Learning to lead through sports coaching
Harry Redknapp and Peter Crouch: a father’s job?

Harry Redknapp and Peter Crouch: a father’s job?

Watching That Peter Crouch Movie last week got me thinking about the role a child’s parent can play in their development compared to the role their football coach plays.

Dad 1: “constructive feedback”

In the Amazon Prime documentary, Crouch’s father’s influence on his son is portrayed in a very limited way. Bruce Crouch’s “tough love” included forcing his son to make his own way home from a Tottenham academy game for bottling out of a tackle.

Professional footballer Peter Crouch warming up for Liverpool FC

That may have been a blessing in disguise. Both father and son also discuss the amount of criticism Bruce used to give to Peter in the car on the way home from matches. “It was my job to point out the gaps in his game”, says Bruce.

The ex-Liverpool striker states that the feedback may have been instrumental in spurring him on to become a professional footballer. And it may have been, for him.

There are, of course, no documentaries about kids subjected to the same amount of “constructive feedback” who end up quitting the game forever.

Dad 2: “made me feel like the best player in the world”

Meanwhile, Bruce Crouch’s approach is contrasted with that of Harry Redknapp. The father of Jamie Redknapp, another ex-Liverpool player, managed Peter Crouch at Bournemouth and Southampton. In the documentary they meet up to play golf.

Crouch’s career seemed to be going nowhere until he teamed up with Redknapp, who saw a potential in the forward that other coaches had so far missed or dismissed. Crouch’s career took off at Bournemouth.

A season or so later Crouch was languishing in Southampton’s reserves until Redknapp took over as manager. The new boss restored Crouch to the starting line-up and the goals again began to flow.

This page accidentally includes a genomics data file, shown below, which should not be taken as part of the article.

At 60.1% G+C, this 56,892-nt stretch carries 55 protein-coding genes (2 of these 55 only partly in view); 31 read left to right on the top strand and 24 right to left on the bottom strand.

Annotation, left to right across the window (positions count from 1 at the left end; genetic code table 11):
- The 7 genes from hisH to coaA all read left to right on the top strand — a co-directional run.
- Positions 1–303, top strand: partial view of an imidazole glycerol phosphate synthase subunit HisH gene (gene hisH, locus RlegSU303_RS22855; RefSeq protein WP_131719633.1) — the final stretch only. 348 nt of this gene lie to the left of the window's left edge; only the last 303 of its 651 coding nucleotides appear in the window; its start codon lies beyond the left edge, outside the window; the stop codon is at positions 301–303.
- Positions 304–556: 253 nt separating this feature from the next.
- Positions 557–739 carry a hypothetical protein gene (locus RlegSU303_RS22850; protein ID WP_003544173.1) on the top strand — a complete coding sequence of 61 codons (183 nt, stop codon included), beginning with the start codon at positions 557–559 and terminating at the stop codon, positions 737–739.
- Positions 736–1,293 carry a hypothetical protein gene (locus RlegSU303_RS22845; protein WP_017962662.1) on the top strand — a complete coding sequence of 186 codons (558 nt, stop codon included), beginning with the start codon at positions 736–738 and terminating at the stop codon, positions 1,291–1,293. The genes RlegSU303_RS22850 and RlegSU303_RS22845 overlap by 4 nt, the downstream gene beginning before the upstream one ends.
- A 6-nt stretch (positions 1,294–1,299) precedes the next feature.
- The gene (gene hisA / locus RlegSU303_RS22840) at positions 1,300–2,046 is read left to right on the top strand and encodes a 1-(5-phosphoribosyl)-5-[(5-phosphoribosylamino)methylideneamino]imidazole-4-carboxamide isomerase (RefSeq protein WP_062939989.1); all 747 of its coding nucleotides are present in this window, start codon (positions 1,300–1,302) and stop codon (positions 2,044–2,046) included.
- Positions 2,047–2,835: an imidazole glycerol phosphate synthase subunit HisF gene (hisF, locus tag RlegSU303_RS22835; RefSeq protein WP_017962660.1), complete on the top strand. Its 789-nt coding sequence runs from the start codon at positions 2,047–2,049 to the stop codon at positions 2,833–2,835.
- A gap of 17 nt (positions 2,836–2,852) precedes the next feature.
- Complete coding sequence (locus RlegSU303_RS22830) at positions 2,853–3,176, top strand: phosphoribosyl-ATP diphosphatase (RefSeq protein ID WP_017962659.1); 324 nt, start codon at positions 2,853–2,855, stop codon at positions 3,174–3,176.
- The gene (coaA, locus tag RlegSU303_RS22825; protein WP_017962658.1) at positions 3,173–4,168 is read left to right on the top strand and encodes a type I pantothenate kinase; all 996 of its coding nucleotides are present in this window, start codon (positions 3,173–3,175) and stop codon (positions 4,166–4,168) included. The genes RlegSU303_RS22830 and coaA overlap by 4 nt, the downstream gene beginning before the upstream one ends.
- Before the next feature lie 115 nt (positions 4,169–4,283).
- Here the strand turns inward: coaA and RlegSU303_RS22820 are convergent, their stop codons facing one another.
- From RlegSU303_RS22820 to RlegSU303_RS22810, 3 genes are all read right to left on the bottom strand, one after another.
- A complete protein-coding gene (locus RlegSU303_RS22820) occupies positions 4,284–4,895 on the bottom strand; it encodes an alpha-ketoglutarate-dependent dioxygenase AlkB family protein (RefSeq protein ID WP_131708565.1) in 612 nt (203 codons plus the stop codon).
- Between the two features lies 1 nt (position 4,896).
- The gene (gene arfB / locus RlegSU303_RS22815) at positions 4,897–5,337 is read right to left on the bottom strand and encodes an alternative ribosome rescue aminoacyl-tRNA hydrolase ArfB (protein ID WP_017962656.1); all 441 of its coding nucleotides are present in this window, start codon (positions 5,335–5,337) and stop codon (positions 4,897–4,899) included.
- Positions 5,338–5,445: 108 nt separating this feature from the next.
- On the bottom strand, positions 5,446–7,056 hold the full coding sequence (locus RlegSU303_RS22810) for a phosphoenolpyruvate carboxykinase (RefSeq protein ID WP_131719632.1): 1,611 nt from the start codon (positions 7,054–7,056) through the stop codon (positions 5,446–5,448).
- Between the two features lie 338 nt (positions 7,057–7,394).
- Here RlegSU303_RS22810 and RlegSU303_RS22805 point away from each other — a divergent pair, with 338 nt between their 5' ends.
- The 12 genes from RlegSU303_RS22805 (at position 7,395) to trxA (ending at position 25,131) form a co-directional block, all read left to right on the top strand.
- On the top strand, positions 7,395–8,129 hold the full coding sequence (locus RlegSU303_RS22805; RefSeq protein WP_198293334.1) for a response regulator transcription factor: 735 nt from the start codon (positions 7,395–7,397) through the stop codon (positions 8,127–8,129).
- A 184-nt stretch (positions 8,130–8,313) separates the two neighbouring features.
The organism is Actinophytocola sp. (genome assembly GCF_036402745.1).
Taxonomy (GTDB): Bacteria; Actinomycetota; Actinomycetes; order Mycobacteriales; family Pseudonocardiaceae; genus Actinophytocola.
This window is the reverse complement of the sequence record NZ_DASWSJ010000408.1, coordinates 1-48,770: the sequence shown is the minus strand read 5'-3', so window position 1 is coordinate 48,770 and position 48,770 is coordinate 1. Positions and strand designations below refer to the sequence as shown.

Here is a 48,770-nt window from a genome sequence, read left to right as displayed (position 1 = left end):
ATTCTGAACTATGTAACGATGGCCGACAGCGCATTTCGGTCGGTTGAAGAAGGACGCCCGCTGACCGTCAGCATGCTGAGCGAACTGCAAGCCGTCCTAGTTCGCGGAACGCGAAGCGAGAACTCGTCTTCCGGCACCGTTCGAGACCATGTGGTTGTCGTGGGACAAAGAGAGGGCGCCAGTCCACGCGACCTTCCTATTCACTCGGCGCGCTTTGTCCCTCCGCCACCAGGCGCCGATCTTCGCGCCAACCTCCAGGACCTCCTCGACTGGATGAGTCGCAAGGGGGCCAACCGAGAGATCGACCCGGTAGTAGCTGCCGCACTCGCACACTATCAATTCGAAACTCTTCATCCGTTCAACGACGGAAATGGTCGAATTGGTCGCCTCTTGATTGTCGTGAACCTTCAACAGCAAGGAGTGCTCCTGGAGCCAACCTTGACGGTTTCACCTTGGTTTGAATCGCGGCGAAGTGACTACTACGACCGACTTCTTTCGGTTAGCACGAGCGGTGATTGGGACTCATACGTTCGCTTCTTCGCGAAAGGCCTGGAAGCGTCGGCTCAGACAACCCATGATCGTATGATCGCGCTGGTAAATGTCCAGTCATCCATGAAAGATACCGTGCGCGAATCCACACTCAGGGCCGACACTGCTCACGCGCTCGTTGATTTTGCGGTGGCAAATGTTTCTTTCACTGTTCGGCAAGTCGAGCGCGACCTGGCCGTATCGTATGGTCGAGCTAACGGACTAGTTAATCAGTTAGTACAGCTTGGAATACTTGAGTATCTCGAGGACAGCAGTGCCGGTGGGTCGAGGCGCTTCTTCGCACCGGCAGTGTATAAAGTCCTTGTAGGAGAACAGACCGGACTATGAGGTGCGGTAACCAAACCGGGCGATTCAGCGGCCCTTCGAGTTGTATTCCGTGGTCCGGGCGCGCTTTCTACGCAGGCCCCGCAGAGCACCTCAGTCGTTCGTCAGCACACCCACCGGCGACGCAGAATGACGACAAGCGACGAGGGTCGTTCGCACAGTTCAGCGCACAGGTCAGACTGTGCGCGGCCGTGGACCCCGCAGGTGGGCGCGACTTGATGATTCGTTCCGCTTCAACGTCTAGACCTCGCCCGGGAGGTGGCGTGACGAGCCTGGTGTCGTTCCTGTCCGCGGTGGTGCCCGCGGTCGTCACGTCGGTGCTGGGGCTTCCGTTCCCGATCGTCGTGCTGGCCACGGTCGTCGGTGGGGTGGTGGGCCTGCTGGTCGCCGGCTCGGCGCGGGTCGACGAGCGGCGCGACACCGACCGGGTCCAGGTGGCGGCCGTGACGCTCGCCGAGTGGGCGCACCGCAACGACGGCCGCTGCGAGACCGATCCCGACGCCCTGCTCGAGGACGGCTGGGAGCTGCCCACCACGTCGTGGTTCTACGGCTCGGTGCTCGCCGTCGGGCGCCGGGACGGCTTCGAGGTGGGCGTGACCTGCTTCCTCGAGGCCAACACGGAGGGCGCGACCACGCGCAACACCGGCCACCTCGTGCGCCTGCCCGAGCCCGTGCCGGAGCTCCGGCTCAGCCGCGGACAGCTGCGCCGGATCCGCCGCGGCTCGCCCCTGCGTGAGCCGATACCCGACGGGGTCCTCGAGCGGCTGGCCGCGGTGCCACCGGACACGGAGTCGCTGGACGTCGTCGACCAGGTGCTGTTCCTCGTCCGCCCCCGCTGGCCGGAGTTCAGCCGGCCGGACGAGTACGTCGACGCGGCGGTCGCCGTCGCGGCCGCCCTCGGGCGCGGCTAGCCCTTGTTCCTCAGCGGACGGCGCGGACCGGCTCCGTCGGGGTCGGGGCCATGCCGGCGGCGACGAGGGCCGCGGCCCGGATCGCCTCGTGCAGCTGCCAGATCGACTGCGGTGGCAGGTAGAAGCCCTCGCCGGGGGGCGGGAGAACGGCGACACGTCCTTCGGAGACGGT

The secret? “You made me feel like I was the best player in the world”, Crouch tells Redknapp. And the warmth the manager shows towards his former player is obvious.

It is almost fatherlike.

Importance of both roles

That is not to say that Bruce Crouch only ever gave his son criticism, or that Harry Redknapp never bawled out Crouch the player. The film assigns them very limited roles in the striker’s life, keeping things very simple in that regard. But in doing so it seems to ask a question: which approach is the real reason for Peter Crouch defying the odds and making is as a professional footballer?

The answer to me is “both of them”.

Young players at football practice

Young players need to feel valued, safe and encouraged. At the same time, there is clearly a need for them to be aware of their “gaps” so that they can learn to fill them. The best coaches, in any sport or similar environment, probably take on both roles. And the very best will develop their charges as people and not just young footballers. (They might even follow the FA’s “four corner” development model).

The best fathers also probably blend a mix of praise and encouragement with some form of more constructive feedback. Whether they leave their 13-year-old sons to make their own way home across North London is another matter…

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